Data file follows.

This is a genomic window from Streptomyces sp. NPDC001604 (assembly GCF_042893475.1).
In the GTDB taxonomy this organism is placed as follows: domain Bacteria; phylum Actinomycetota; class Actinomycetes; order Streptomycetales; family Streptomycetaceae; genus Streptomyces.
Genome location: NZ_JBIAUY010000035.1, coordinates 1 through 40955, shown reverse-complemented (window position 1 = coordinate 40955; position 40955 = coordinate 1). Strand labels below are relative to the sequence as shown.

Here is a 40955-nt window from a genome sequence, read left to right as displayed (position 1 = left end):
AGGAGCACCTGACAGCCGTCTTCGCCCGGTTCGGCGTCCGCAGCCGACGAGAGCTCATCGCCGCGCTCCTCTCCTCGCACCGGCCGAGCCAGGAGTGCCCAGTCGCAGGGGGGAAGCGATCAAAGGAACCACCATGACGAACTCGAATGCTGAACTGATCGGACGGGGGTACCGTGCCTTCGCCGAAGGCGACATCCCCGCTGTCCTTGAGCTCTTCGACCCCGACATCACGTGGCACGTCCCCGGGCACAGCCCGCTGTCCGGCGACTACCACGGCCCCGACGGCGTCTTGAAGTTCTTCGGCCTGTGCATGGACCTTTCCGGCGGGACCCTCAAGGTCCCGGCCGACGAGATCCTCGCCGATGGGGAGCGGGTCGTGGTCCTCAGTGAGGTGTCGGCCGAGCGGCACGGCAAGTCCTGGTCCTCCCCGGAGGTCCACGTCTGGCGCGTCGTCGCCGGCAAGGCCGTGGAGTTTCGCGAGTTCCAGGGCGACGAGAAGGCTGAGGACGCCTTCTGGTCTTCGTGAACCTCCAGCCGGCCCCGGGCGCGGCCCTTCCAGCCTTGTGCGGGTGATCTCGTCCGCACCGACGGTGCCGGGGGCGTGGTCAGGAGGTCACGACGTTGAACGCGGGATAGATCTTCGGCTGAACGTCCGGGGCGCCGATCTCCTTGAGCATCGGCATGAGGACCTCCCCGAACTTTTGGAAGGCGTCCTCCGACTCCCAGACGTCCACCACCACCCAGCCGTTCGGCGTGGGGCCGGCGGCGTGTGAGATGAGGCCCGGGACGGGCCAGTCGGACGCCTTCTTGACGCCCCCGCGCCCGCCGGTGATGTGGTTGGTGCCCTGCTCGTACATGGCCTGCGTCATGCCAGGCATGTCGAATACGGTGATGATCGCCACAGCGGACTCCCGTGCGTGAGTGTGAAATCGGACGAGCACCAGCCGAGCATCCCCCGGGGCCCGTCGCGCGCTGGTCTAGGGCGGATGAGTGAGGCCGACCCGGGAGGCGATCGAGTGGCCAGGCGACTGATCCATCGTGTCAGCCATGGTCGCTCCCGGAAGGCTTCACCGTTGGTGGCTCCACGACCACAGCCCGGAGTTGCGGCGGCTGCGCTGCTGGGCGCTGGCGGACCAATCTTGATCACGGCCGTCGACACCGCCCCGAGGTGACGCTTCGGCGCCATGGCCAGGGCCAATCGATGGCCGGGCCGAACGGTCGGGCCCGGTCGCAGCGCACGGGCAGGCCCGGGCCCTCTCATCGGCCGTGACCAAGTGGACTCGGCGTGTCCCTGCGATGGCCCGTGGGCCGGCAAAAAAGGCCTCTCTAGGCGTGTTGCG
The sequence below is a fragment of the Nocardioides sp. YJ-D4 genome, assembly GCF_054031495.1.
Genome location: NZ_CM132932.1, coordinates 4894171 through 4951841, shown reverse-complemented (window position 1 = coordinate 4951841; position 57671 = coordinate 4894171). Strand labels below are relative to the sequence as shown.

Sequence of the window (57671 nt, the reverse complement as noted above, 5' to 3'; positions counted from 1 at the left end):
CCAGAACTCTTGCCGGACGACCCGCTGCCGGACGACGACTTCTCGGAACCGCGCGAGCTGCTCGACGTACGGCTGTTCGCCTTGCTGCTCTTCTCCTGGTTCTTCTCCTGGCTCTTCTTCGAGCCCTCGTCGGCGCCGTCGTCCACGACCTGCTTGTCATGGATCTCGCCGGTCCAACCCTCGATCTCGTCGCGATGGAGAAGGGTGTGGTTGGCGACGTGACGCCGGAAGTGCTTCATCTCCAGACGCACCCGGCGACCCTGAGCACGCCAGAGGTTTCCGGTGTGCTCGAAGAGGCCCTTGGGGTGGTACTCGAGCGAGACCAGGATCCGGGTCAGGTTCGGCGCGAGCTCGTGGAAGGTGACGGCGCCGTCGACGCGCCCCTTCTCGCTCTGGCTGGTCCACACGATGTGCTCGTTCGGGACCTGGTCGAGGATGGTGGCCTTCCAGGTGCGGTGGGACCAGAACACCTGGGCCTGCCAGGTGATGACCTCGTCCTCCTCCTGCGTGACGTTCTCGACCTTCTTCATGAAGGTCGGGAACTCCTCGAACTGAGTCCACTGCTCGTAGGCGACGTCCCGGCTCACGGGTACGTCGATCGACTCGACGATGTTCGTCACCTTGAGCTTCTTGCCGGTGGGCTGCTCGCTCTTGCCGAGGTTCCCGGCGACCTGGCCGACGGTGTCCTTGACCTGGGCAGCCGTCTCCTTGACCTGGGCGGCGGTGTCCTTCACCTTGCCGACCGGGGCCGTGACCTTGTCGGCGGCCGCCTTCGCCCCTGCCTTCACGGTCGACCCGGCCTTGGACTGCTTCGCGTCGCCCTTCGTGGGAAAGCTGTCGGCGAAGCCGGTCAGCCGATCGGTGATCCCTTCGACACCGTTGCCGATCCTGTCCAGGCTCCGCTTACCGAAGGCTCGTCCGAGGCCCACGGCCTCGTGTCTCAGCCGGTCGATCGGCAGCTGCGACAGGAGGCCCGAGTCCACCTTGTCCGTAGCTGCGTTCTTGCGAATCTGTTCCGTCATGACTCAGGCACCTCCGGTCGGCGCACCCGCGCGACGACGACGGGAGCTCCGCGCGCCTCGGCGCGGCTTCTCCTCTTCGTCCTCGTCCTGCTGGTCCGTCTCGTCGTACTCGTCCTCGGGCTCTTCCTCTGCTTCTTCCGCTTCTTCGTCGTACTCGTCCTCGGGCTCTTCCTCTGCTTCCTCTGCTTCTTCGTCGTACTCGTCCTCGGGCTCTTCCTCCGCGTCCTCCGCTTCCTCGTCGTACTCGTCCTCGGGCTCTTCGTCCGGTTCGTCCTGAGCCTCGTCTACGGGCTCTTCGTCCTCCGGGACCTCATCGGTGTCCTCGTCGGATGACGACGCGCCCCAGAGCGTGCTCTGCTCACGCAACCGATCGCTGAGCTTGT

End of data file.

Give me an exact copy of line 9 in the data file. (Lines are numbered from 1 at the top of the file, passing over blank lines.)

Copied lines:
CCAGAACTCTTGCCGGACGACCCGCTGCCGGACGACGACTTCTCGGAACCGCGCGAGCTGCTCGACGTACGGCTGTTCGCCTTGCTGCTCTTCTCCTGGTTCTTCTCCTGGCTCTTCTTCGAGCCCTCGTCGGCGCCGTCGTCCACGACCTGCTTGTCATGGATCTCGCCGGTCCAACCCTCGATCTCGTCGCGATGGAGAAGGGTGTGGTTGGCGACGTGACGCCGGAAGTGCTTCATCTCCAGACGCACCCGGCGACCCTGAGCACGCCAGAGGTTTCCGGTGTGCTCGAAGAGGCCCTTGGGGTGGTACTCGAGCGAGACCAGGATCCGGGTCAGGTTCGGCGCGAGCTCGTGGAAGGTGACGGCGCCGTCGACGCGCCCCTTCTCGCTCTGGCTGGTCCACACGATGTGCTCGTTCGGGACCTGGTCGAGGATGGTGGCCTTCCAGGTGCGGTGGGACCAGAACACCTGGGCCTGCCAGGTGATGACCTCGTCCTCCTCCTGCGTGACGTTCTCGACCTTCTTCATGAAGGTCGGGAACTCCTCGAACTGAGTCCACTGCTCGTAGGCGACGTCCCGGCTCACGGGTACGTCGATCGACTCGACGATGTTCGTCACCTTGAGCTTCTTGCCGGTGGGCTGCTCGCTCTTGCCGAGGTTCCCGGCGACCTGGCCGACGGTGTCCTTGACCTGGGCAGCCGTCTCCTTGACCTGGGCGGCGGTGTCCTTCACCTTGCCGACCGGGGCCGTGACCTTGTCGGCGGCCGCCTTCGCCCCTGCCTTCACGGTCGACCCGGCCTTGGACTGCTTCGCGTCGCCCTTCGTGGGAAAGCTGTCGGCGAAGCCGGTCAGCCGATCGGTGATCCCTTCGACACCGTTGCCGATCCTGTCCAGGCTCCGCTTACCGAAGGCTCGTCCGAGGCCCACGGCCTCGTGTCTCAGCCGGTCGATCGGCAGCTGCGACAGGAGGCCCGAGTCCACCTTGTCCGTAGCTGCGTTCTTGCGAATCTGTTCCGTCATGACTCAGGCACCTCCGGTCGGCGCACCCGCGCGACGACGACGGGAGCTCCGCGCGCCTCGGCGCGGCTTCTCCTCTTCGTCCTCGTCCTGCTGGTCCGTCTCGTCGTACTCGTCCTCGGGCTCTTCCTCTGCTTCTTCCGCTTCTTCGTCGTACTCGTCCTCGGGCTCTTCCTCTGCTTCCTCTGCTTCTTCGTCGTACTCGTCCTCGGGCTCTTCCTCCGCGTCCTCCGCTTCCTCGTCGTACTCGTCCTCGGGCTCTTCGTCCGGTTCGTCCTGAGCCTCGTCTACGGGCTCTTCGTCCTCCGGGACCTCATCGGTGTCCTCGTCGGATGACGACGCGCCCCAGAGCGTGCTCTGCTCACGCAACCGATCGCTGAGCTTGT